tek's rating: ¾

Field of Dreams (PG)
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Caution: spoilers.

This is based on a book I haven't read. It came out in 1989, and I must have seen it on TV sometime in the early 90s. I don't remember for sure, but I think I probably found it boring, at the time. So when I watched it on DVD in 2021 just to write a review, I wasn't expecting to like it much. And indeed, I wasn't really into it at first. It just seemed kind of corny (pun intended) and ridiculous. But as it went on, I found it more and more enjoyable. It's still not something I could love, but I could at least understand completely why some people would. It's certainly a sentimental film, and I've nothing against that. Anyway... I'm putting the review under "sports films," though it might be more apt to call it a fantasy or supernatural movie. But since I don't watch many sports movies, I figured that category could stand to be filled out more.

It begins with Ray Kinsella (Kevin Costner) narrating some stuff about his father's life, then his own life, and how baseball connected them. But also how they became estranged when Ray was a teenager. His narration also includes Ray meeting his wife, Annie (Amy Madigan) and moving to Iowa to become a farmer. They live there now with their young daughter Karin (Gaby Hoffmann), who has relatively few lines, but who I would say was somewhat precocious for her age. Anyway, one day Ray is out walking in his cornfield when he starts hearing a voice say "If you build it, he will come". This naturally weirds him out for some time, before he finally gets a vision of a baseball field and a deceased player of whom his father had been a fan, "Shoeless" Joe Jackson (Ray Liotta). So he mows down a section of his cornfield to build the baseball field, and waits for something to happen. We see a brief scene in winter with him staring out the window, still waiting. It isn't until I would guess about a year after building the baseball field that Shoeless Joe finally shows up, wondering if he's in Heaven. And he's happy to have the chance to play baseball again, after a scandal during his lifetime got him banned from the sport. Later, he brings more dead baseball players to play on the field.

Meanwhile, having gone through their savings to build the field, and now having less acreage for corn, means Ray and Annie are in financial trouble. They can't afford their mortgage, and the bank could foreclose and evict them. So Annie's brother, Mark (Timothy Busfield) convinces his business partners to buy the farm before that can happen, but Ray doesn't want to sell. He also hears the voice deliver another cryptic message, "Ease his pain". He thinks he figures out what that means during a PTA meeting in which a woman is trying to get books by a 1960s writer named Terrence Mann (James Earl Jones) banned at school, believing them to be "smut". (While I disagreed with all of her complaints about his books, the one I think I hated the most was "the mongrelization of the races". When Annie gives an impassioned speech against the book banning, I was disappointed she didn't call out that blatantly racist shit.) Anyway, Ray believes he's meant to ease Terrence's pain. (I understand him being focused on that after the meeting, but I thought he should have taken some time to acknowledge Annie's enthusiasm over her victory in the debate.) So, he drives to Boston to find Terrence, who just wants to be left alone. But Ray finally convinces him to attend one baseball game with him, where they both hear the voice say "go the distance". This eventually leads them to Minnesota, to look for another former baseball player named Archibald "Moonlight" Graham, who turns out to be dead... but Ray meets his ghost. He wants Archie to go with him to Iowa, but Archie, who had become a doctor, doesn't want to go. However, when Ray and Terrence are driving to Iowa, they meet a younger version of Archie hitchhiking, and he goes with them.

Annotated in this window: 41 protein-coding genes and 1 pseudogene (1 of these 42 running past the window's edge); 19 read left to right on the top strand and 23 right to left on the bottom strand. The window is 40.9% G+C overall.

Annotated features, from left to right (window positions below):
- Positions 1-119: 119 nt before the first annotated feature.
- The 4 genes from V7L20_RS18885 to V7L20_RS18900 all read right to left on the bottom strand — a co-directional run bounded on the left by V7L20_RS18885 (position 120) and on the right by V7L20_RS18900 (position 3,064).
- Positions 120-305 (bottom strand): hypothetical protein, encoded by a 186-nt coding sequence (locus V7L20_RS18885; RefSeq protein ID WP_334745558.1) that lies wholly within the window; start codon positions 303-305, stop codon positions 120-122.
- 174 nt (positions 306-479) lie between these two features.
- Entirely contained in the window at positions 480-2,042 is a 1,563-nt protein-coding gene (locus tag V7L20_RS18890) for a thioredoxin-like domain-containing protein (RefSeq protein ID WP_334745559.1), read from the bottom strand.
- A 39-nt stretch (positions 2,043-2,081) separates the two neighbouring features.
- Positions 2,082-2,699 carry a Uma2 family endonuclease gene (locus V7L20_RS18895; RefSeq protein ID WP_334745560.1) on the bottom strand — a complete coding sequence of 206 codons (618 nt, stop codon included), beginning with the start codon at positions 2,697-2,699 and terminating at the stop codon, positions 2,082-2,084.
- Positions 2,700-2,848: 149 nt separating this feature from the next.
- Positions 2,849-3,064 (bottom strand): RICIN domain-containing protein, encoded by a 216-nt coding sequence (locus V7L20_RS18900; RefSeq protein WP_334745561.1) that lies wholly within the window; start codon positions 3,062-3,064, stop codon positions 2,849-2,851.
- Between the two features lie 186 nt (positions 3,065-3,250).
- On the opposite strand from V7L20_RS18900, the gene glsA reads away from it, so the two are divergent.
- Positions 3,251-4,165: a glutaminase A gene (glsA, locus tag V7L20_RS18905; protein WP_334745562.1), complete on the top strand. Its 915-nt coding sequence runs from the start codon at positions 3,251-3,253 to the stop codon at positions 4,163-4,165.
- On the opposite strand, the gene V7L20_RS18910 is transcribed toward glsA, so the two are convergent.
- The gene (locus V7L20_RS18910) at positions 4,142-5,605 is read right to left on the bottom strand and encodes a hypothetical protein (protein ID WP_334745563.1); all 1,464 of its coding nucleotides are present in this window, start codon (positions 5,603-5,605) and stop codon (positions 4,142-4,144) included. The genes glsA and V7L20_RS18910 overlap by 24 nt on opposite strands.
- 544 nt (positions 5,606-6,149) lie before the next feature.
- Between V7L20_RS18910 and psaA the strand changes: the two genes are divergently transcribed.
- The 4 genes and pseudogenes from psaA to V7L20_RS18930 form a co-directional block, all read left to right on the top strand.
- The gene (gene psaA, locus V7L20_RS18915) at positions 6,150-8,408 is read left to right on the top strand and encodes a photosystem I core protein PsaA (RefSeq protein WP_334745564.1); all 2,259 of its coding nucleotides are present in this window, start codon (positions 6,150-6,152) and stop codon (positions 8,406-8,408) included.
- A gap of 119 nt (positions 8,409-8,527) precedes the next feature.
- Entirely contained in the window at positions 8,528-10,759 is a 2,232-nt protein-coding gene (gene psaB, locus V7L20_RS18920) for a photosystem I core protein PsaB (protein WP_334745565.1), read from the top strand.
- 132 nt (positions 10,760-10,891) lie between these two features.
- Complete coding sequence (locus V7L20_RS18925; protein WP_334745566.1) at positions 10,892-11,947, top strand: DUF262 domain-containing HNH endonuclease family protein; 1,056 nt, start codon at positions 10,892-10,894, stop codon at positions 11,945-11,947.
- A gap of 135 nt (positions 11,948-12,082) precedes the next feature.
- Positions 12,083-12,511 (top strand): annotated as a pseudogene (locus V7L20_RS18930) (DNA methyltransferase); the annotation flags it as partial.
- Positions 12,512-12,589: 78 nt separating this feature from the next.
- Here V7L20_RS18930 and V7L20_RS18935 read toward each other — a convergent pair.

By the time they get to Iowa, there are even more dead players on the field, but unfortunately only Ray, Annie, Karin, and Terrence can see them. Mark can't, and thinks they're all crazy or pretending to see players. But... something happens that finally allows Mark to see them, at which point he agrees that Ray shouldn't sell the farm. And Karin and Terrence both have an idea that could put an end to the Kinsellas' financial problems. And now, I've said way too much about the plot, so I'll shut up. But I definitely ended up liking the movie considerably more than I expected to.

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